- Related Research Areas
- Earth Surface & Interior, Water & Energy Cycles
Alaskan and adjoining Canadian glaciers represent the largest area of ice cover outside of the Polar Regions. Since 1993, the Geophysical Institute at the University of Alaska (UAF) has performed light aircraft laser altimetry surveys of over 200 glaciers across the region. Analysis of these survey data led to the discovery that the glaciers here are losing mass so rapidly that they contribute significantly to global sea level rise, roughly at the same rate as the entire Greenland icesheet then (Arendt et. al, 2002). Following this discovery, multiple investigations utilizing NASA missions have confirmed and provided greater details of the high rates of Alaskan glacier wastage, using data from the SRTM (Larsen et. al 2007), ICESat (Sauber & Molnia, 2004; Sauber et. al, 2005; Muskett et. al, 2008a, 2008b, 2008c) and GRACE (Tamisiea et. al, 2005; Chen et. al, 2006; Arendt et. al, 2008; Luthcke et. al, 2008). Many of the ice masses in this region are experiencing an ongoing acceleration in mass wastage (Arendt et. al, 2002; Luthcke et. al, 2008; Larsen et. al, 2008). This is a proposal to collect LiDAR measurements of surface elevation over Alaskan glaciers with the UAF program of light aircraft altimetry. This project will build upon Operation Ice Bridge funded missions performed in 2009 by UAF. During 2009 we began an expansion of the existing UAF program. This expansion was particularly needed to provide additional data coverage between ICESat I and ICESat II, and due to dynamic and accelerating changes occurring across many southeast and south-central Gulf of Alaska coastal glaciers. The targeted glaciers and icefields have been identified as exceptionally dynamic areas of rapid wastage using recent altimetry, GRACE and ICESat studies (Larsen et. al 2007, 2008; Muskett et. al, 2008a, 2008b 2008c; Arendt et. al, 2008; Luthcke et. al, 2008). These targeted glaciers are predominately coastal and calving glaciers. The combination of prodigious precipitation, high mass exchange rates, and dynamic effects enables these glaciers to produce a large percentage of Alaska’s total contribution to sea level rise. Current support for the UAF laser altimetry program is nearing the end of the last year of a four year grant from the NSF Arctic Natural Sciences. No data acquisition is budgeted by NSF for 2010. The support requested from NASA herein will be used to perform surveys that otherwise will not occur. Coordination between the NSF project and NASA’s augmentation is simple, as both are aligned along the same overarching goals and questions: 1)Is glacier wastage accelerating in northwest North America? 2)What is Alaska’s contribution to global sea level rise? 3)What areas are experiencing or are about to experience dynamically driven collapse and retreat? 4)Provide critical baseline data to validate and enhance GRACE studies of regional mass loss. 5)Provide valuable and essential laser altimetry data on Alaskan glaciers between ICESat missions I and II.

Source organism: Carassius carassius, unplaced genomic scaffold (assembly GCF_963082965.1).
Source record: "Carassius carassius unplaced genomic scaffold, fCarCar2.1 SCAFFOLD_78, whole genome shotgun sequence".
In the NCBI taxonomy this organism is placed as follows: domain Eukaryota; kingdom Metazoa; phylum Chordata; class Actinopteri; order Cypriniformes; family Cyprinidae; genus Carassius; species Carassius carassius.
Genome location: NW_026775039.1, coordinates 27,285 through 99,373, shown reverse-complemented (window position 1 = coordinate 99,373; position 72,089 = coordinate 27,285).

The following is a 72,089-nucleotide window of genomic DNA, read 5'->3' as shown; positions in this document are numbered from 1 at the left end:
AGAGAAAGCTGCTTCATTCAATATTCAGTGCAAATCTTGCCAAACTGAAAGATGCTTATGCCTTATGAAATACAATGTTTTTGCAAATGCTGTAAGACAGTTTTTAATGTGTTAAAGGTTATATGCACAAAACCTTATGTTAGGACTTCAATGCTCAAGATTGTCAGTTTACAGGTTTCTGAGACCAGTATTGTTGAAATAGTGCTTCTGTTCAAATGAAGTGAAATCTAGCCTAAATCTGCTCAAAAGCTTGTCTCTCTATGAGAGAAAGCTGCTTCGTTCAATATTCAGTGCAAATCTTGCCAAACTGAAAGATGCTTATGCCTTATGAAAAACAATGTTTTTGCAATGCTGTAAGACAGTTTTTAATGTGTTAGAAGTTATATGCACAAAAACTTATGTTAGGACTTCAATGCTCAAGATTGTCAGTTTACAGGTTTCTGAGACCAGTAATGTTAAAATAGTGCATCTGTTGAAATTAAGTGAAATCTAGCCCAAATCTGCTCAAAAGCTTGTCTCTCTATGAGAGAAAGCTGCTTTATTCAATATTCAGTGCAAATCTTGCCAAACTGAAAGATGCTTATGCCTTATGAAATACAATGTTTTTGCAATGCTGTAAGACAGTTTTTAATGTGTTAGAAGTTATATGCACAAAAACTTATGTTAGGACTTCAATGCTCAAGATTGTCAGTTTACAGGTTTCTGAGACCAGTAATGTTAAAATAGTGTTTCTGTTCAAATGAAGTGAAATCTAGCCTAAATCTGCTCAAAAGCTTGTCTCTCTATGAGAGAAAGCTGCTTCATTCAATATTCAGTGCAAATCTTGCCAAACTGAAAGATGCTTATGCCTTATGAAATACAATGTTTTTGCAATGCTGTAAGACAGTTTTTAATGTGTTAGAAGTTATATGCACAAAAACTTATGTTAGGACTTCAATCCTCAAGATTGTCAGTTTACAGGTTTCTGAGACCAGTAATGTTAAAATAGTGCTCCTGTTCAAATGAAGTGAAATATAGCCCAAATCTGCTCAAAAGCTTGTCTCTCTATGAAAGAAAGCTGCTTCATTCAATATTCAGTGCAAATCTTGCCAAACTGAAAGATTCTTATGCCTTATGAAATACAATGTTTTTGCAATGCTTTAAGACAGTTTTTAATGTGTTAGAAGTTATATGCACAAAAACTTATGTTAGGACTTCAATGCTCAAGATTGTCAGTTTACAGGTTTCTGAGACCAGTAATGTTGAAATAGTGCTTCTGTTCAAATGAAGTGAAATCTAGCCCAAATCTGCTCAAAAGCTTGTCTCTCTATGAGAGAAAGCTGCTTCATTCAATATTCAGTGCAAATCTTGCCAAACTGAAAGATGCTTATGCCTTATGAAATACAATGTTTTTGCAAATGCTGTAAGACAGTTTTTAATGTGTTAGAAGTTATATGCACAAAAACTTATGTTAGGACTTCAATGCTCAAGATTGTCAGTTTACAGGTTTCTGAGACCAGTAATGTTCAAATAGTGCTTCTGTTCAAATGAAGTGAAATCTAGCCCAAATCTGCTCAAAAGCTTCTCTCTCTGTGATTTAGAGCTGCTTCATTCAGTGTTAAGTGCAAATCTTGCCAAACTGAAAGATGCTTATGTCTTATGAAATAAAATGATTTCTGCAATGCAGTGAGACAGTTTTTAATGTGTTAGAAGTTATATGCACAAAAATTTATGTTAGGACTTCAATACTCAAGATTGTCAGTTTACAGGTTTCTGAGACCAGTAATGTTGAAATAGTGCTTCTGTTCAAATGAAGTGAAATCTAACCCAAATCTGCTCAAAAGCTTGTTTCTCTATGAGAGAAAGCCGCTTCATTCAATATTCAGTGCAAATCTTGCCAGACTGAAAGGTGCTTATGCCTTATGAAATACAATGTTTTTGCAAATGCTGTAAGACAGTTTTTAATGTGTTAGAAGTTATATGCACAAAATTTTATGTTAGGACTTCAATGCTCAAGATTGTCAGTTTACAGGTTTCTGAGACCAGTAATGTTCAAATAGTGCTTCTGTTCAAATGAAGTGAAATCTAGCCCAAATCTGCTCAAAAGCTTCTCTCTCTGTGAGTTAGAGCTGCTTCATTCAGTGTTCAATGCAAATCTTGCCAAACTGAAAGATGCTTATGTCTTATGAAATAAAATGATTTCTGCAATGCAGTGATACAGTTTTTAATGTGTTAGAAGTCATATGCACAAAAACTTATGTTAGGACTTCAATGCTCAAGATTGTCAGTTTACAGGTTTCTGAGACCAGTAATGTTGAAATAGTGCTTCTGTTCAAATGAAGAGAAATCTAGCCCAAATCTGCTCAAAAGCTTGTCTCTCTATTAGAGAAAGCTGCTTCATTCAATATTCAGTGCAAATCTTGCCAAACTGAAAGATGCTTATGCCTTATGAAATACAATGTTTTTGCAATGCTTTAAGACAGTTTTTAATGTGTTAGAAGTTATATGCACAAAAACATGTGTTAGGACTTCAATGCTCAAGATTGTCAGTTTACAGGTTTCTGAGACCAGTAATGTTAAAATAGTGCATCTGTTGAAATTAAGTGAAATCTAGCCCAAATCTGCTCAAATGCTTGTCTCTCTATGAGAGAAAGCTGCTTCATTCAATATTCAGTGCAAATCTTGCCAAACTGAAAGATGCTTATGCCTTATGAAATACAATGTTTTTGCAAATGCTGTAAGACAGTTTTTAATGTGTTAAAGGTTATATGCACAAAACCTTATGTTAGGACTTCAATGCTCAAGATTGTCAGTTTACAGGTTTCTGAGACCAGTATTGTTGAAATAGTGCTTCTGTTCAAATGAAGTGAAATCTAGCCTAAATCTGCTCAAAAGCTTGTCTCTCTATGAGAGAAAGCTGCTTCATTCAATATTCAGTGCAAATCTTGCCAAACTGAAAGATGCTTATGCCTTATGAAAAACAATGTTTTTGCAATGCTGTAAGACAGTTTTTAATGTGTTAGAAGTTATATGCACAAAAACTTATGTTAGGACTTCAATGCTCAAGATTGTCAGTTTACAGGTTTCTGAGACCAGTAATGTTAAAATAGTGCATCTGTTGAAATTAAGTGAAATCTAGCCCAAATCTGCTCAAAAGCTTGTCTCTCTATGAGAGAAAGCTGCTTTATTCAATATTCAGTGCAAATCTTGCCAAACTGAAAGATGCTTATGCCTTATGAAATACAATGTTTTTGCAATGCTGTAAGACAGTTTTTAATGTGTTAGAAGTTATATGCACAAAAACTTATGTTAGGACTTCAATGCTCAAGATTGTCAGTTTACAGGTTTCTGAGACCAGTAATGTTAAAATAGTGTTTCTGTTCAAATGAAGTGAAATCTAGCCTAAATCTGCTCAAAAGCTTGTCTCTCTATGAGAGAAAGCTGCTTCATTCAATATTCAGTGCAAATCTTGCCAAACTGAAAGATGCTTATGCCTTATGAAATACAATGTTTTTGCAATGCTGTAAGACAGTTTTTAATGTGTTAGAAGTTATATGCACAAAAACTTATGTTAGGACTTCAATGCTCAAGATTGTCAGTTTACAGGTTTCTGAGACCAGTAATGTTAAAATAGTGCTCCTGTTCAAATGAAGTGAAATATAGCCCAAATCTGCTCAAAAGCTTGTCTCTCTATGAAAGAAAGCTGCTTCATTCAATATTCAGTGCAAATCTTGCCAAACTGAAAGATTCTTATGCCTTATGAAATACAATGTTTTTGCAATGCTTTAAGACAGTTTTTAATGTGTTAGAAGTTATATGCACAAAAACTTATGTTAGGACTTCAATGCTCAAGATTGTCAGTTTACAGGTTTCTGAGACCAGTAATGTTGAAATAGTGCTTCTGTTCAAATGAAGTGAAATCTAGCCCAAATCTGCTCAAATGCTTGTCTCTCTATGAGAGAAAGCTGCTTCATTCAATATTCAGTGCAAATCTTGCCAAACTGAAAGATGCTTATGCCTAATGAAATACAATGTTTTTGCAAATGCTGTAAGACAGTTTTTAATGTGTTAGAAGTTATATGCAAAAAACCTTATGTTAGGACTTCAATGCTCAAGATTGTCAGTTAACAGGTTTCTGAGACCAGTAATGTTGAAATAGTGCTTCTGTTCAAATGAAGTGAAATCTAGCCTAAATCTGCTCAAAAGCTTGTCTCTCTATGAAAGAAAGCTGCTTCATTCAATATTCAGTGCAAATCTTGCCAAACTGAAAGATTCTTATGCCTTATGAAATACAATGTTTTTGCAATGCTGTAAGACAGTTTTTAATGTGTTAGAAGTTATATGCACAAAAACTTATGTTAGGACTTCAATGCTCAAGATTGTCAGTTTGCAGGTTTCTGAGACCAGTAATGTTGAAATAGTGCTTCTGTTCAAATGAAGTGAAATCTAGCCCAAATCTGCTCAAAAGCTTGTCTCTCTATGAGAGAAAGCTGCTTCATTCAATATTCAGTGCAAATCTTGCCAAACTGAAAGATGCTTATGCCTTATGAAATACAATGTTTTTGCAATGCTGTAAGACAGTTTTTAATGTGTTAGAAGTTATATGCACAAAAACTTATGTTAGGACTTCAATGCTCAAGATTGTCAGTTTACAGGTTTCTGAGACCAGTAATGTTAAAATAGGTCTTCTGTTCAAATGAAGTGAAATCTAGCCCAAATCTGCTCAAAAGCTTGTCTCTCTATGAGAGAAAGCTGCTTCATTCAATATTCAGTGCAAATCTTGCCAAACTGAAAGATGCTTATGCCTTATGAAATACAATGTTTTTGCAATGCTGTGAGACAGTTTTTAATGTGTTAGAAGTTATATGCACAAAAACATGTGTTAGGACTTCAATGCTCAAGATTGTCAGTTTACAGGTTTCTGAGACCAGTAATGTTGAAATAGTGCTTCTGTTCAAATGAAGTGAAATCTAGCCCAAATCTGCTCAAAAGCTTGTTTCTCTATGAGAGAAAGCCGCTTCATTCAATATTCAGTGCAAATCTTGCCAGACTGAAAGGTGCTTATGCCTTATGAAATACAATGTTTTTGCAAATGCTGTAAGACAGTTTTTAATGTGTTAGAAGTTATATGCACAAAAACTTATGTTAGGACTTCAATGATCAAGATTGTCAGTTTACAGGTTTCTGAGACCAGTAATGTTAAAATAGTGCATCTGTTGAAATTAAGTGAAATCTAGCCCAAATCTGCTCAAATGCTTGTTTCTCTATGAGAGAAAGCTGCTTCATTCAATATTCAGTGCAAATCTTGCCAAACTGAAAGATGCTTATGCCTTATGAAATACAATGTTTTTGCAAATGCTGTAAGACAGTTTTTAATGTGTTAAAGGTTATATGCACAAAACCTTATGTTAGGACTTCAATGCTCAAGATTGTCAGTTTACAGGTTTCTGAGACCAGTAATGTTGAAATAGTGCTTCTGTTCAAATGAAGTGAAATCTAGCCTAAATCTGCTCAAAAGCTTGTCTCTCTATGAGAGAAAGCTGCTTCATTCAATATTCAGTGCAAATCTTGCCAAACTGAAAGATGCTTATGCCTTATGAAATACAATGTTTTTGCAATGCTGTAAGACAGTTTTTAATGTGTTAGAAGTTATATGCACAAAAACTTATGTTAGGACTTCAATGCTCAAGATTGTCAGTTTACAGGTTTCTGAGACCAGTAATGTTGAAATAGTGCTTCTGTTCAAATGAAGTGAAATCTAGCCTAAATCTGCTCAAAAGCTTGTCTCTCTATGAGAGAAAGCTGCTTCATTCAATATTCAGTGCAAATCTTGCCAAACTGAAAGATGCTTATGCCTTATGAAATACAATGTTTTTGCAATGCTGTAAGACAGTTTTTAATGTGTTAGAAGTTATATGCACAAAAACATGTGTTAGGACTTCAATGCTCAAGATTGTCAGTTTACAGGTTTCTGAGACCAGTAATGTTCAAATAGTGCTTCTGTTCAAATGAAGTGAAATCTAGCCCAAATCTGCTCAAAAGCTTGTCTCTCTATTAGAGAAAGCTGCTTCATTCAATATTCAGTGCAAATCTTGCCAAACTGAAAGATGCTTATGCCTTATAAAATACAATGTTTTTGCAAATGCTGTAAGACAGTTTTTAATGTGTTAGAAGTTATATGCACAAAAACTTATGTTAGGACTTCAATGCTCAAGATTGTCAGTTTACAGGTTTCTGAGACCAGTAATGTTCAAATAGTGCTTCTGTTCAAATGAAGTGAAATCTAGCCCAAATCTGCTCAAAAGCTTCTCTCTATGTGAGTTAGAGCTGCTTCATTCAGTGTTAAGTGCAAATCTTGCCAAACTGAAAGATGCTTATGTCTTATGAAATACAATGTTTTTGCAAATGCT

Project PI: Christopher Larsen/University of Alaska Systems
University of Alaska fairbanks,401b Geophysical Institute
Phone: (907) 474-5333
Fax: (907) 474-7290
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